An ultrasound guided liver biopsy findings showed fibrin plugs enmeshing few cords and ribbons of partly degenerated cuboidal cells. The cells possess granular acidophilic cytoplasm and rather monotonous round nuclei with minimal anisonucleosis. At places, “ghost outlines “of similar cells were seen. The polyhedral cells could represent a necrotic neoplasm however,the accompanying smears were entirely inflammatory. To further characterize the lesion dynamic C.T. abdomen (Figure 1) was done. It showed 12 x 7 x 7.5 cm heterogeneously enhancing soft tissue mass noted in segment VII of the liver and in the sub hepatic region. It showed multiple non-enhancing areas within. Rest of the liver was normal and no typical pattern of enhancement was noted. Thepatient’s fever responded and the TLC normalized after a course of antibiotics but his right hypochondrium pain persisted. In view of HBsAg positive status and persistent symptoms, MRI abdomen and repeat biopsy of the lesion were done.



MRI findings (Figure 2) showed a large,well defined 13 x 9 x 10 cm heterogeneous exophytic,bilobed, irregular mass lesion involving segments VI and VII of the liver. It showed hemorrhagic changes within, especially in the inferomedialexophytic component. On T2,hyperintense edema in the adjoining liver parenchyma was found. There wasno significant arterial phase enhancement,no evidence of contrast washout and the rest of the liver parenchyma appeared normal with no other focal lesions.The second imaging also did not show a typical pattern of enhancement.



The microscopy sections from the liver SOL showed tumor cells which were uniform and round,with moderate cytoplasm.Tumor cells were arranged in cords and sheets and few abnormal mitotic figures were present.Diagnosis ofa malignant epithelial tumor was made.The possibility of a neuro-endocrine tumor or a well differentiated HCC was suggested.A few sections showed features of chronic hepatitis with fibrosis.On Immunohistochemistry, the tumor cells expressed cytokeratin,hepatocyte specific antigen (OCYH1E5) and Glypican3 While they wereimmunonegative for synaptophysin,chromogranin A,CK-7 and CK-20.The Mib-1 index was approximately 60 -70 %.Impression ofa well differentiated hepatocellular carcinoma was provided based on the IHC.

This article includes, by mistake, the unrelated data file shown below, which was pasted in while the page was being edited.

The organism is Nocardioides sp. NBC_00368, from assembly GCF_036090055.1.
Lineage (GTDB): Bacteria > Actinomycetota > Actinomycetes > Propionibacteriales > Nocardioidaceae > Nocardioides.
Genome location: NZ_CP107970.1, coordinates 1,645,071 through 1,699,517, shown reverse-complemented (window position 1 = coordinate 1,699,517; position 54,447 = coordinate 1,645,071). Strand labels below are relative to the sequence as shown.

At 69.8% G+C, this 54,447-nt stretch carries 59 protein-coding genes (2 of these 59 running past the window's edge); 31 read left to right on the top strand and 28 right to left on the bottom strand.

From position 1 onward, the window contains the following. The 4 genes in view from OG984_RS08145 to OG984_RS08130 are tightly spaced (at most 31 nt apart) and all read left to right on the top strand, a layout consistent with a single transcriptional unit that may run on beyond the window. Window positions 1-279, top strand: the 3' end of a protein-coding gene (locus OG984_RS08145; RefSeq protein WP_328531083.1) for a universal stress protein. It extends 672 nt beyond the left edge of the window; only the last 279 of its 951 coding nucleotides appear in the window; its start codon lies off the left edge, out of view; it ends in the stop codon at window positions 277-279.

So we had a patient who was positive for the HBsAg, presenting to us with what seemed to be only a pyogenic liver abscess, finally diagnosed with a well differentiated HCC following biopsy and IHC. He had atypical findings on imaging, normal serum AFP levels and showed no evidence of liver cirrhosis.The patient underwent hepatic resectionof the tumor.He tolerated the procedure well and is now under surveillance for recurrence.

Discussion

HCC may present as liver abscess because of spontaneous tumor necrosis and/or biliary obstruction caused by tumor thrombi, superimposed with bacterial infection. Elevated serum alfa feto protein levels may help in diagnosing HCC but they may not always be raised, as in our case.A high index of suspicion is required to diagnose HCC as imaging and biomarkers may not always help.

References
  1. Lin YT, Liu CJ, Chen TJ, Chen TL, Yeh YC, Wu HS, et al. Pyogenic liver abscess as the initial manifestation of underlying hepatocellular carcinoma. Am J Med. 2011;124:1158–64.